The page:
Directed by: Jennifer Kent
Premise: A widowed mother (Essie Davis) struggles to raise her six year old son (Noah Wiseman) who is convinced that he is being terrorized by a ghost. The mother is pushed to the edge by the boy’s fear of the Babadook which might be a delusion or might be real.
What Works: One of the popular themes in horror throughout the 2010s was tales of domestic hauntings. This wasn’t a new idea—haunted houses have been a mainstay of horror since before the advent of film—but throughout this decade stories of families beleaguered by spirits in their own home were quite popular and among one of the most successful examples of this was the 2014 Australian film The Babadook. This is fundamentally a domestic haunting in which a single mother and her son are threatened by a supernatural presence. But The Babadook would actually be frightening viewing even without the ghostly presence because of the way it so viscerally depicts the exhaustion of parenthood. The mother has been widowed and is raising her son by herself. The boy doesn’t make things easy for her and the mother struggles with the daily demands of parenthood, often going through the day sleep deprived and cycling between bouts of anger and guilt. In fact, the Babadook might not even be real; the specter might just be the projection of the mother’s grief and frustration. The filmmakers capture the grind of childrearing and that gives The Babadook a lot of credibility which is important to a ghost story. One of the keys to making supernatural horror work is to overcome the audience’s disbelief and good supernatural stories are usually otherwise grounded and take their time bringing the characters around to acknowledging the reality of ghosts. That’s done well in The Babadook and the survival of the mother and son hinges upon her acknowledging what is real, which by extension means coming to terms with the emotions she’s kept bottled up. The Babadook also succeeds as an exercise in filmmaking craft. The picture uses shadows effectively with threats creeping in from the dark spaces on the screen and the sound mix and editing are exceptional. This film is best played with the sound turned way up because it has abrupt shifts in volume and unusual use of ambient sounds that are very distressing.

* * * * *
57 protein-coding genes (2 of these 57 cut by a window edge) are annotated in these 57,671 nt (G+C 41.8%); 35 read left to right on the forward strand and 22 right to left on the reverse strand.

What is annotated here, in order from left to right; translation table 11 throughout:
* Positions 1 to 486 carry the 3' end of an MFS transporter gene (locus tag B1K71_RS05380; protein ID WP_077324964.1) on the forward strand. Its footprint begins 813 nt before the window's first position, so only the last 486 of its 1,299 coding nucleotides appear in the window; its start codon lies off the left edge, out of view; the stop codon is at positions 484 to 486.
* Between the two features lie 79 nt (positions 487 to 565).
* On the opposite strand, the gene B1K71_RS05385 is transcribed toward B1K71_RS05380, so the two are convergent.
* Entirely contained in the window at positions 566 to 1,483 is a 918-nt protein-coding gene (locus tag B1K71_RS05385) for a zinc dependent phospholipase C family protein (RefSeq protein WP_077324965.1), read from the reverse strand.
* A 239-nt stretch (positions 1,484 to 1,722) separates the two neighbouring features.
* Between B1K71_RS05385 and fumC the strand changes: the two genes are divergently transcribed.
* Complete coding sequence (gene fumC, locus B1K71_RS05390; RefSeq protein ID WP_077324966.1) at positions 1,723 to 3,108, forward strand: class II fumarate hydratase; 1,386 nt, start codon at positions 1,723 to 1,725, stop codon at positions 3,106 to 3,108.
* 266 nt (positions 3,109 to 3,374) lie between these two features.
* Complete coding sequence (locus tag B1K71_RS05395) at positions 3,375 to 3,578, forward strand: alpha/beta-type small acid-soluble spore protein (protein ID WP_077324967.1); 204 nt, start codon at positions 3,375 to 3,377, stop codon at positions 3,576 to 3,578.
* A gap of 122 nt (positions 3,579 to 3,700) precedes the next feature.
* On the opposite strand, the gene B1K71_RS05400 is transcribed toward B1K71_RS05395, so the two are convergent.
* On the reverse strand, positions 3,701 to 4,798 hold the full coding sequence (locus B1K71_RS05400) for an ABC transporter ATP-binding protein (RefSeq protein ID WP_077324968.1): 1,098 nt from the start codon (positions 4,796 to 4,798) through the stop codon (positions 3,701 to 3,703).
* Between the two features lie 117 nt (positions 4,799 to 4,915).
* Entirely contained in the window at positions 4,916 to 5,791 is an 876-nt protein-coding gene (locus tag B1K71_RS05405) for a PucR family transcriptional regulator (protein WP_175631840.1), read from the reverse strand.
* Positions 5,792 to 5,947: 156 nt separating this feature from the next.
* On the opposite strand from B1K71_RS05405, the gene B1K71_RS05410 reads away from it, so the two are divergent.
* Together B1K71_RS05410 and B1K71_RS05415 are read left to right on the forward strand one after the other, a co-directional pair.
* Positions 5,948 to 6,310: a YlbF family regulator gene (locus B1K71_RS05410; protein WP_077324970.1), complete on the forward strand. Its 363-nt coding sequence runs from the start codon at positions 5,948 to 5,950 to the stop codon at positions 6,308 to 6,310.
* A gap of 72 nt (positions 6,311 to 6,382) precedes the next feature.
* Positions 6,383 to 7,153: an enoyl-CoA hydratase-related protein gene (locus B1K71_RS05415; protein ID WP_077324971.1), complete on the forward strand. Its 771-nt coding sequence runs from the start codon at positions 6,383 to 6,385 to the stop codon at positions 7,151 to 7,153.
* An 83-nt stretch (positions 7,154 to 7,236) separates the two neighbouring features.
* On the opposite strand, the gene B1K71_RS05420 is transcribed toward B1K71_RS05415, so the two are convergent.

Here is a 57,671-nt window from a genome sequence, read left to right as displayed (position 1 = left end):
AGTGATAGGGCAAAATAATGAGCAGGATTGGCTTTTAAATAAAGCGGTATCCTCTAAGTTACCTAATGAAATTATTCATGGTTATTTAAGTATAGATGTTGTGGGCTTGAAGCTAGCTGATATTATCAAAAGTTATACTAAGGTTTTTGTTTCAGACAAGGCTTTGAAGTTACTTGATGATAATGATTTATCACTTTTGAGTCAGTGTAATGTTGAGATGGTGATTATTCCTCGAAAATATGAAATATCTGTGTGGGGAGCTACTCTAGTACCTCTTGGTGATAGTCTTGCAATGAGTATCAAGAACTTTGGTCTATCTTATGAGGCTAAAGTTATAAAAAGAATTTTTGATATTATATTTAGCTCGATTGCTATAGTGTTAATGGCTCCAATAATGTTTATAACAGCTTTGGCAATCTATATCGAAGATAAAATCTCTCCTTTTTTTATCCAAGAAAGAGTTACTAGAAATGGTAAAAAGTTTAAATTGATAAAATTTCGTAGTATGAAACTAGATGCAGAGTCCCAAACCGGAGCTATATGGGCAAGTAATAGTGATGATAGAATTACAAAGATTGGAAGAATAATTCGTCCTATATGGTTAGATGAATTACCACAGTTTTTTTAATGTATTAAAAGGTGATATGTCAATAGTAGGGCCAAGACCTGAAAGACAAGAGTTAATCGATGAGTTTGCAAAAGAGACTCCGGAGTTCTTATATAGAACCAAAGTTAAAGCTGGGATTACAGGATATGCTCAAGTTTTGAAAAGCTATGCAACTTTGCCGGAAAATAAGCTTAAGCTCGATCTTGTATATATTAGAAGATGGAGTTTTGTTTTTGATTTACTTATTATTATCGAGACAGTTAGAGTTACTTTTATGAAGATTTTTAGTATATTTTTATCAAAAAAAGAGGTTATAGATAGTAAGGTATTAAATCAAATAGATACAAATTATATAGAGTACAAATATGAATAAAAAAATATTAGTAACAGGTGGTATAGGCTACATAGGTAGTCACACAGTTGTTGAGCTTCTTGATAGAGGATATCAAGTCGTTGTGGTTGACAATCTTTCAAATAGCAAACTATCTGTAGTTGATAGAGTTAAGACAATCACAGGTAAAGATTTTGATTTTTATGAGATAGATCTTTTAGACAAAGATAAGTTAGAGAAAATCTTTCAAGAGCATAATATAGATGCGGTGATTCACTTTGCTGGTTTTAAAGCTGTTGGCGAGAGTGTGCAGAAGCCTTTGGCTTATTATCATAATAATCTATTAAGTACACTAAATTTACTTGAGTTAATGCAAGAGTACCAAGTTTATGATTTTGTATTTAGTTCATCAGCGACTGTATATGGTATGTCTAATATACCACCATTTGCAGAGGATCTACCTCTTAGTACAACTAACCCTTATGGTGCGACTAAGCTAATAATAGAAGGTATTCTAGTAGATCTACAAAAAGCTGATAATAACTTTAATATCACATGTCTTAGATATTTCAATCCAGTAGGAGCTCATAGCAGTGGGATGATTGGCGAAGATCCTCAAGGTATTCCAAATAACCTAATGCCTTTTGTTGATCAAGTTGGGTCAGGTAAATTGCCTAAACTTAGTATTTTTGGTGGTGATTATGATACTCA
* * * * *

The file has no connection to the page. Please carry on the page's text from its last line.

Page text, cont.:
What Doesn’t: The ending of The Babadook is somewhat inconclusive. Open endings are popular in the horror genre and this movie deserves credit for finding a different way to resolve matters than the usual staking or burning of the monster. However, the conclusion of The Babadook raises questions about the nature of the supernatural and its relationship to the mother and her son but the story ends before explaining any of that. It’s the kind of conclusion that’s meant to provoke the audience and give them something to talk about once the movie is over and it successfully does that.
DVD extras: The Blu-ray edition includes the short film “Monster” and deleted scenes, featurettes, interviews, and a trailer.
Bottom Line: The Babadook is a frightening horror picture and one of the finest entries in the genre from the 2010s. It’s a film that’s likely to play differently to viewers who are older or who have children of their own but for everyone else it is an intelligent and well-crafted scare.
Episode: #769 (October 6, 2019)